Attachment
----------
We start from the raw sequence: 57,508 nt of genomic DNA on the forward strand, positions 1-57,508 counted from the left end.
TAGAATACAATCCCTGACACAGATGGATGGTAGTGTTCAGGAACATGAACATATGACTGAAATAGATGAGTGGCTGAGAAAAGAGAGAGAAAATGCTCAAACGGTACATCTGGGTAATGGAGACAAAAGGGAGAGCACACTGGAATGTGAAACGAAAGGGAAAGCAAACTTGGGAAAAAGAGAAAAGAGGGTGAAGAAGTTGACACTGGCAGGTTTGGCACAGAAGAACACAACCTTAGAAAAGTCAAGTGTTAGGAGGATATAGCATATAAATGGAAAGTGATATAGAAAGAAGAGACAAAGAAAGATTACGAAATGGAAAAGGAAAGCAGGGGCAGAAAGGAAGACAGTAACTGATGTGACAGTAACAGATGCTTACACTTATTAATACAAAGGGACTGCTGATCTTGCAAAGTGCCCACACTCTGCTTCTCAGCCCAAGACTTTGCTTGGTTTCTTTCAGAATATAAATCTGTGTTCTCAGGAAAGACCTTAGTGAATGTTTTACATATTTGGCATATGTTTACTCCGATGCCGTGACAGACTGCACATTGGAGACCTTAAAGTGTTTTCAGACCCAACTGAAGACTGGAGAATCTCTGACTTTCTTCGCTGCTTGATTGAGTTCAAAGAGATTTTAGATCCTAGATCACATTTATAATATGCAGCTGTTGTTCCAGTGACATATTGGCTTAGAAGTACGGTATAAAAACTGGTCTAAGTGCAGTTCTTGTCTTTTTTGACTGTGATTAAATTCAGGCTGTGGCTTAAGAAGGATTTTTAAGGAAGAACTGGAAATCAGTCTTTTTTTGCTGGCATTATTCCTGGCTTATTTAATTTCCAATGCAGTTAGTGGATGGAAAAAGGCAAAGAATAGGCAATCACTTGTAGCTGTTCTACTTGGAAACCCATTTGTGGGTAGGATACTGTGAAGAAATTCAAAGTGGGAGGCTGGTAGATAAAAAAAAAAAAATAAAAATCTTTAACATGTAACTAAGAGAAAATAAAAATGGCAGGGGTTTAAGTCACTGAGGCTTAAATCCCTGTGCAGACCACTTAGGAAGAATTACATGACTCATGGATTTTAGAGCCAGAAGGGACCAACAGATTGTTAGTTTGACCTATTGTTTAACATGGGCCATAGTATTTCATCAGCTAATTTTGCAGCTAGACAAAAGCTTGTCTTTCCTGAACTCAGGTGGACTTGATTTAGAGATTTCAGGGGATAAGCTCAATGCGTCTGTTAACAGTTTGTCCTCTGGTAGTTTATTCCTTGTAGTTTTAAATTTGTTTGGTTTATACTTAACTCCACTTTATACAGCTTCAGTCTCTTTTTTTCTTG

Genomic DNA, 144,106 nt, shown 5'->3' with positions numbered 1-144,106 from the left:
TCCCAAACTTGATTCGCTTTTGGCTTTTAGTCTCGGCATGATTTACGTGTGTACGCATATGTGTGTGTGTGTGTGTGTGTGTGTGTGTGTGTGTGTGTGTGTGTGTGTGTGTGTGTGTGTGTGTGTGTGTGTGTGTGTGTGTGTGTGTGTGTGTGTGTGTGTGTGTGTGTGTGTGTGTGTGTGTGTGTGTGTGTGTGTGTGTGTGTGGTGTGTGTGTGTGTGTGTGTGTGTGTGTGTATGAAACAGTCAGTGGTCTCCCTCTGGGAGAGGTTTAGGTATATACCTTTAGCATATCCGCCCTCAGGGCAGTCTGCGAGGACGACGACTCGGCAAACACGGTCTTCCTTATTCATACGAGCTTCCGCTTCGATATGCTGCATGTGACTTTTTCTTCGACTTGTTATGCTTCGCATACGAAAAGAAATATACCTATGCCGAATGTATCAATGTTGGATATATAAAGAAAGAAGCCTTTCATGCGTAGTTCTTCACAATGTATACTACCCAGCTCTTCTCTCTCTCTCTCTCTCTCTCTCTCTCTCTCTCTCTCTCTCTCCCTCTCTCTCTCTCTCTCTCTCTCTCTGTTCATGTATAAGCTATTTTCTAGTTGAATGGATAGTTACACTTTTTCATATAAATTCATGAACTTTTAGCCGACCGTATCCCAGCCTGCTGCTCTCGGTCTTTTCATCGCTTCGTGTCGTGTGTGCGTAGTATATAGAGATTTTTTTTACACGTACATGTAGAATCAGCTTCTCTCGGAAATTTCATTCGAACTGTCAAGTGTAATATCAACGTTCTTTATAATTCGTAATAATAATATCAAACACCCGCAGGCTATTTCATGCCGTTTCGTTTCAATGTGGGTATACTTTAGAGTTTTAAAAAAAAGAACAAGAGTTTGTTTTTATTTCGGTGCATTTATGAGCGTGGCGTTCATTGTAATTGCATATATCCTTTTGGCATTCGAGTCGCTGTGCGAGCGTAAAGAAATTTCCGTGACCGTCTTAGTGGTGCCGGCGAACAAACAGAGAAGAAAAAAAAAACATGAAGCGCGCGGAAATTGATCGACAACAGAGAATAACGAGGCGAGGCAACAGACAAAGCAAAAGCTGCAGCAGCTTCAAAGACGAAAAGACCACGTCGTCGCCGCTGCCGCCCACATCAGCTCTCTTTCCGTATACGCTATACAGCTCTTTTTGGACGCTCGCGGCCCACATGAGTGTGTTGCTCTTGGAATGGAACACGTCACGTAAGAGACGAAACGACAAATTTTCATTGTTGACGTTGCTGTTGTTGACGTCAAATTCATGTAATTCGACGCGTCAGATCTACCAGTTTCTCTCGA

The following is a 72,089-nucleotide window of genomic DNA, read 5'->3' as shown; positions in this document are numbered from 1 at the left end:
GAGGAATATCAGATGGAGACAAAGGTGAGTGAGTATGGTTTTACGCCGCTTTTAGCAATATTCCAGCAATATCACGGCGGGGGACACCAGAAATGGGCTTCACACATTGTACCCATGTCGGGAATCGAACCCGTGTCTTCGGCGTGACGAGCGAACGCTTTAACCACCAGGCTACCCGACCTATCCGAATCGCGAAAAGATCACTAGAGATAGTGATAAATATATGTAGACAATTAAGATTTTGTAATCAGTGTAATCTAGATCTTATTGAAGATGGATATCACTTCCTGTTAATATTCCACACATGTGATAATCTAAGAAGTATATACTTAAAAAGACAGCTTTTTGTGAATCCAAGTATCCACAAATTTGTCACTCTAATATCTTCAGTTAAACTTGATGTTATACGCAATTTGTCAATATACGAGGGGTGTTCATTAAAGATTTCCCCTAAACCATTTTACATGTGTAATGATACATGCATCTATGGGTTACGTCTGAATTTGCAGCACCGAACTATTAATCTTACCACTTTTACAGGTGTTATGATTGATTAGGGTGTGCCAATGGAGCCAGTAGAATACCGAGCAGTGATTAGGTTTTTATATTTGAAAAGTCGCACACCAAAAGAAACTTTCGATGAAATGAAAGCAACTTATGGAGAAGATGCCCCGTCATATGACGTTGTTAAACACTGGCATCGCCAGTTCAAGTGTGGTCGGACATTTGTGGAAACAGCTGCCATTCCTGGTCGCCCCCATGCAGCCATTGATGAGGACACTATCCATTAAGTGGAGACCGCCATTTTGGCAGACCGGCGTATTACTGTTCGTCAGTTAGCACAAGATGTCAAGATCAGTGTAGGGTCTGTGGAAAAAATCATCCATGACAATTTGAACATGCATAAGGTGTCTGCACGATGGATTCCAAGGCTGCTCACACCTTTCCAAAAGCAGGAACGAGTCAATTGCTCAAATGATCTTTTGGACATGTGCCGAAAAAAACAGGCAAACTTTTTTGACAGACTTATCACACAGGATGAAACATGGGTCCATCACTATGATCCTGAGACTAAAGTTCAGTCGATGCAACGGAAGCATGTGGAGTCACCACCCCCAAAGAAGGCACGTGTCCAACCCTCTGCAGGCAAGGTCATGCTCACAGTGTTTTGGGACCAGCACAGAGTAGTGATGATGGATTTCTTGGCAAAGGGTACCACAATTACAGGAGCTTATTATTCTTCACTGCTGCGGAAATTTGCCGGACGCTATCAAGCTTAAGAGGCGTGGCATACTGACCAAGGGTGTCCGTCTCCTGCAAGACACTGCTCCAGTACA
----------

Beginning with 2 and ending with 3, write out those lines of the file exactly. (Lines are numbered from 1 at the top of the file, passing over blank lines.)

TAGAATACAATCCCTGACACAGATGGATGGTAGTGTTCAGGAACATGAACATATGACTGAAATAGATGAGTGGCTGAGAAAAGAGAGAGAAAATGCTCAAACGGTACATCTGGGTAATGGAGACAAAAGGGAGAGCACACTGGAATGTGAAACGAAAGGGAAAGCAAACTTGGGAAAAAGAGAAAAGAGGGTGAAGAAGTTGACACTGGCAGGTTTGGCACAGAAGAACACAACCTTAGAAAAGTCAAGTGTTAGGAGGATATAGCATATAAATGGAAAGTGATATAGAAAGAAGAGACAAAGAAAGATTACGAAATGGAAAAGGAAAGCAGGGGCAGAAAGGAAGACAGTAACTGATGTGACAGTAACAGATGCTTACACTTATTAATACAAAGGGACTGCTGATCTTGCAAAGTGCCCACACTCTGCTTCTCAGCCCAAGACTTTGCTTGGTTTCTTTCAGAATATAAATCTGTGTTCTCAGGAAAGACCTTAGTGAATGTTTTACATATTTGGCATATGTTTACTCCGATGCCGTGACAGACTGCACATTGGAGACCTTAAAGTGTTTTCAGACCCAACTGAAGACTGGAGAATCTCTGACTTTCTTCGCTGCTTGATTGAGTTCAAAGAGATTTTAGATCCTAGATCACATTTATAATATGCAGCTGTTGTTCCAGTGACATATTGGCTTAGAAGTACGGTATAAAAACTGGTCTAAGTGCAGTTCTTGTCTTTTTTGACTGTGATTAAATTCAGGCTGTGGCTTAAGAAGGATTTTTAAGGAAGAACTGGAAATCAGTCTTTTTTTGCTGGCATTATTCCTGGCTTATTTAATTTCCAATGCAGTTAGTGGATGGAAAAAGGCAAAGAATAGGCAATCACTTGTAGCTGTTCTACTTGGAAACCCATTTGTGGGTAGGATACTGTGAAGAAATTCAAAGTGGGAGGCTGGTAGATAAAAAAAAAAAAATAAAAATCTTTAACATGTAACTAAGAGAAAATAAAAATGGCAGGGGTTTAAGTCACTGAGGCTTAAATCCCTGTGCAGACCACTTAGGAAGAATTACATGACTCATGGATTTTAGAGCCAGAAGGGACCAACAGATTGTTAGTTTGACCTATTGTTTAACATGGGCCATAGTATTTCATCAGCTAATTTTGCAGCTAGACAAAAGCTTGTCTTTCCTGAACTCAGGTGGACTTGATTTAGAGATTTCAGGGGATAAGCTCAATGCGTCTGTTAACAGTTTGTCCTCTGGTAGTTTATTCCTTGTAGTTTTAAATTTGTTTGGTTTATACTTAACTCCACTTTATACAGCTTCAGTCTCTTTTTTTCTTG

Genomic DNA, 144,106 nt, shown 5'->3' with positions numbered 1-144,106 from the left: